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Column: Democracy-loving conservatives must split from GOP

Column: Democracy-loving conservatives must split from GOP

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As Donald Trump’s Republican Party descends into madness, dragged down by the president’s lies, threats and possible mental illness, it’s become hard to imagine democracy-loving conservatives continuing to live in the same house. They’re in a marriage that can’t be saved.

The framework for a new party is already up, thanks to the seasoned Republican operatives behind the never-Trump movement. They can establish a safe space for the likes of Utah Sen. Mitt Romney, Nebraska Sen. Ben Sasse and Illinois Rep. Adam Kinzinger, among others. And their tribe will increase.

The new bloc could call itself the Lincoln Party or the Elephant Party or even the New Republican Party. Meanwhile, its leaders could reassure conservatives that a divorce from the Trump cult would not necessarily lead to splitting their votes. On the contrary.

First off, the Trump wing isn’t conservative. It’s radical right. There’s nothing conservative about a personality cult willing to grovel before an authoritarian thug. Stalin was a communist.

Moreover, America’s conservative institutions have already turned against Trump. All 10 living former defense secretaries, including two who served under Trump — Jim Mattis and Mark Esper — have joined to warn against overturning the election results. And don’t even think, they said, about using the military to keep Trump in office.

Almost 200 top business executives, many of them heavy donors to the Republican Party, issued a letter urging Congress to certify Joe Biden’s win and cooperate in the transition to the new administration.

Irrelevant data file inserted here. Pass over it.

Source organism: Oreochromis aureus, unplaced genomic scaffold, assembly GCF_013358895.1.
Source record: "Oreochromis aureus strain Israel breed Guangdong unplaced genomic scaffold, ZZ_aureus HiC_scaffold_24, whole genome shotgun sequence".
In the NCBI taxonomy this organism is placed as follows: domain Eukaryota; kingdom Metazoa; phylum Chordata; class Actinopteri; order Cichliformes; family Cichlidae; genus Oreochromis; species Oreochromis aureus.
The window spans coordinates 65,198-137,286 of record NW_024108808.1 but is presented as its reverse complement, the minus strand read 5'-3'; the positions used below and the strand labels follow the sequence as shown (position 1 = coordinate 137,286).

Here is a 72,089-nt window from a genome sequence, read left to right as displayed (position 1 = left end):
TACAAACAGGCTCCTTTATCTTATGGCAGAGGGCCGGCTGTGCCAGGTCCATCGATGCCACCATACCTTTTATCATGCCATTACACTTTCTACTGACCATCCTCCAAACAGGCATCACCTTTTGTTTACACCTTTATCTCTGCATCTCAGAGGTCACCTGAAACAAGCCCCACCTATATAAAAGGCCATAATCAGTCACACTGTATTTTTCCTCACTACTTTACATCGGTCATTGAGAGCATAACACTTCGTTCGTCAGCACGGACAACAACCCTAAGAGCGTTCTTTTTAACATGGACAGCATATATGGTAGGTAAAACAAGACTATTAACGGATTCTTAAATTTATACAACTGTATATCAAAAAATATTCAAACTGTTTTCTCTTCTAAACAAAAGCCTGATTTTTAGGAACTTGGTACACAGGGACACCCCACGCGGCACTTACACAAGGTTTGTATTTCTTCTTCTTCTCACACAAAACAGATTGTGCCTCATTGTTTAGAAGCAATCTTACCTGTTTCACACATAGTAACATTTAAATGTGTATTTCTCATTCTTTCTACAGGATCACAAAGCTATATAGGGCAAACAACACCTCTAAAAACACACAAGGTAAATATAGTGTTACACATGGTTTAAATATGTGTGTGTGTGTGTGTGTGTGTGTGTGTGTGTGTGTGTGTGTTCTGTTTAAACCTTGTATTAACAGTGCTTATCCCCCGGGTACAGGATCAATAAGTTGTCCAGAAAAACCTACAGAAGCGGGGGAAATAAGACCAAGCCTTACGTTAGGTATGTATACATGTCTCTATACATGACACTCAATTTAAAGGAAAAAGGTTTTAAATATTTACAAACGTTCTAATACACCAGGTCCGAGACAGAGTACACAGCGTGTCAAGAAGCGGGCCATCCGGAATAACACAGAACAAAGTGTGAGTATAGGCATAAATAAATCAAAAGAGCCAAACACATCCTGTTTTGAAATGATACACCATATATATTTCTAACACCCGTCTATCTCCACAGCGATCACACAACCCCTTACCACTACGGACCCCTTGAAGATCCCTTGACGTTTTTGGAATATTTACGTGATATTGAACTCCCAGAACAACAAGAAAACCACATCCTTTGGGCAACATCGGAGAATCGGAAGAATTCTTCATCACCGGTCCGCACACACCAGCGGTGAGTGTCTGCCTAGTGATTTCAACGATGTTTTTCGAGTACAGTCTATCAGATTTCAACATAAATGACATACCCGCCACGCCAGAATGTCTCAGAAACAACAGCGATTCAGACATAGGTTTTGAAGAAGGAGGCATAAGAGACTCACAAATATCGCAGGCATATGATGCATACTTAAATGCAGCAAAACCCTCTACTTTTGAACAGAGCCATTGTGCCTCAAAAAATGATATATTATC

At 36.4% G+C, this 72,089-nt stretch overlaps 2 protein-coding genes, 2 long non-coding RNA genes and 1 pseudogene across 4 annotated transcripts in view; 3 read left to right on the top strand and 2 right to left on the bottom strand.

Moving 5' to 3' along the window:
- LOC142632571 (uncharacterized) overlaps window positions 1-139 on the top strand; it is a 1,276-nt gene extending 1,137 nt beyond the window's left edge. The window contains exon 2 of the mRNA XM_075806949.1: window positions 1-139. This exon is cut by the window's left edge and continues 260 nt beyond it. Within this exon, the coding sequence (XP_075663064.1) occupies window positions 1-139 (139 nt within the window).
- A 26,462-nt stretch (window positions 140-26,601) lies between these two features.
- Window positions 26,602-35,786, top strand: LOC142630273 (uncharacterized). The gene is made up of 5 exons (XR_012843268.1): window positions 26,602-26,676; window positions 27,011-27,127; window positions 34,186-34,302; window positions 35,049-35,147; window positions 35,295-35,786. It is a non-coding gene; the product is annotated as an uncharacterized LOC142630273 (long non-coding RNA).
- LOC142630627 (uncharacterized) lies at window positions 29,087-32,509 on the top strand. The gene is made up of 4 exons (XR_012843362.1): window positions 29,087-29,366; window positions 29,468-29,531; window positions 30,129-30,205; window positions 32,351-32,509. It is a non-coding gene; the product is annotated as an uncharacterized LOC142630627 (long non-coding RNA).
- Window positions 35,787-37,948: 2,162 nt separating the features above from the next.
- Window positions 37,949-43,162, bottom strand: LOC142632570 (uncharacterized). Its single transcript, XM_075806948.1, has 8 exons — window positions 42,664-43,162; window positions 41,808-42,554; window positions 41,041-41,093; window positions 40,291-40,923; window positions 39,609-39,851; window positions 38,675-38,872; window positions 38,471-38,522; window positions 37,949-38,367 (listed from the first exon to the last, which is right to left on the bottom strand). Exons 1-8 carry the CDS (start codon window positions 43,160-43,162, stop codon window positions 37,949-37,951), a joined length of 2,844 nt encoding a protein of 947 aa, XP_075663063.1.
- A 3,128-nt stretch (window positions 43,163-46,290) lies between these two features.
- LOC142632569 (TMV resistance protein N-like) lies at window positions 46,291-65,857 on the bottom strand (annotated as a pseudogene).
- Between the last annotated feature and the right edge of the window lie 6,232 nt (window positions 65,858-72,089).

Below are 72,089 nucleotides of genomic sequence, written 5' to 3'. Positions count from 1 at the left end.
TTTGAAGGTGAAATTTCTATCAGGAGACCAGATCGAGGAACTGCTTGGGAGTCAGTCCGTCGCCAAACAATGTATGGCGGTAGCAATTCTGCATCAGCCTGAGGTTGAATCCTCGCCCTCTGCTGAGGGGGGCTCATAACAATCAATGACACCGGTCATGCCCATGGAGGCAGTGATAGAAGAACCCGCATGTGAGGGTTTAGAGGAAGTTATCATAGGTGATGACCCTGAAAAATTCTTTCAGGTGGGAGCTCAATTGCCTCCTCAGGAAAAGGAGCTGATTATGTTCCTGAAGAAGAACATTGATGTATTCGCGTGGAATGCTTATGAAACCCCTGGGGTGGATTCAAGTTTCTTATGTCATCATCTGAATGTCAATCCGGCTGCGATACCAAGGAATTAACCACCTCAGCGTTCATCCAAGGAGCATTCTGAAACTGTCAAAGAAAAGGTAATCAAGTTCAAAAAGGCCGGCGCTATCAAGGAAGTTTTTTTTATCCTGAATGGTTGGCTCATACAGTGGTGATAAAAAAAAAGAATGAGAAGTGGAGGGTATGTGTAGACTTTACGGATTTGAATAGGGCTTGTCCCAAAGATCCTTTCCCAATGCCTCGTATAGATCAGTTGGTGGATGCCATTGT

A new center-right party could attract some of the former Republicans who’ve turned independent in recent years. Last year, for the first time, more Americans were registered as independent than Republican. Many of them could conceivably join a traditional party more resembling the one they left.

The spectacle of Trump enforcers menacing good Republicans cannot have enhanced party membership. Trump scraped the bottom when he delivered a Mafia-style threat of criminal action against Georgia Secretary of State Brad Raffensperger if he didn’t throw the state’s election results his way. (That creep show certainly could have enhanced the Democrats’ vote counts in the U.S. Senate runoffs in Georgia.)

And what about moderate Democrats? They’re known to split tickets. All six New England states have become reliably blue in national elections, yet three of them have very popular Republican governors. Same story in Maryland. Massachusetts Gov. Charlie Baker, for one, probably wouldn’t mind a different party ID.

The point is that many Democrats are happy to cross party lines on the state and local level if the candidates are pragmatic and socially liberal. A new centrist party could attract Democrats aggravated by their party’s woke left fringe. It would have to come to terms with guaranteed health coverage and addressing the climate crisis, but center-right parties in Europe went there long ago.

True conservatives must know that any dream of taking back the Republican Party as the Trump clown car leaves town is futile. That’s because it’s not one car but nearly the entire showroom. Over 100 Republican congressmen participated in the outrageous effort to ignore the Electoral College results. And 87 percent of self-identified Republicans approve of Trump, according to the latest Gallup poll. There’s not much there to take back.

They should also realize that being called a RINO — Republican in Name Only — has lost its sting. The shine is truly off the Republican label.

And so, leave the banners and the old Republican letterhead behind and start anew. America needs a center-right party to rein in Democratic excesses. Now and forever, pro-democracy Republicans need to work with Democrats to ensure the survival of the republic.

And their survival requires that they get out of that house.

Follow Froma Harrop on Twitter @FromaHarrop. She can be reached at fharrop@gmail.com.

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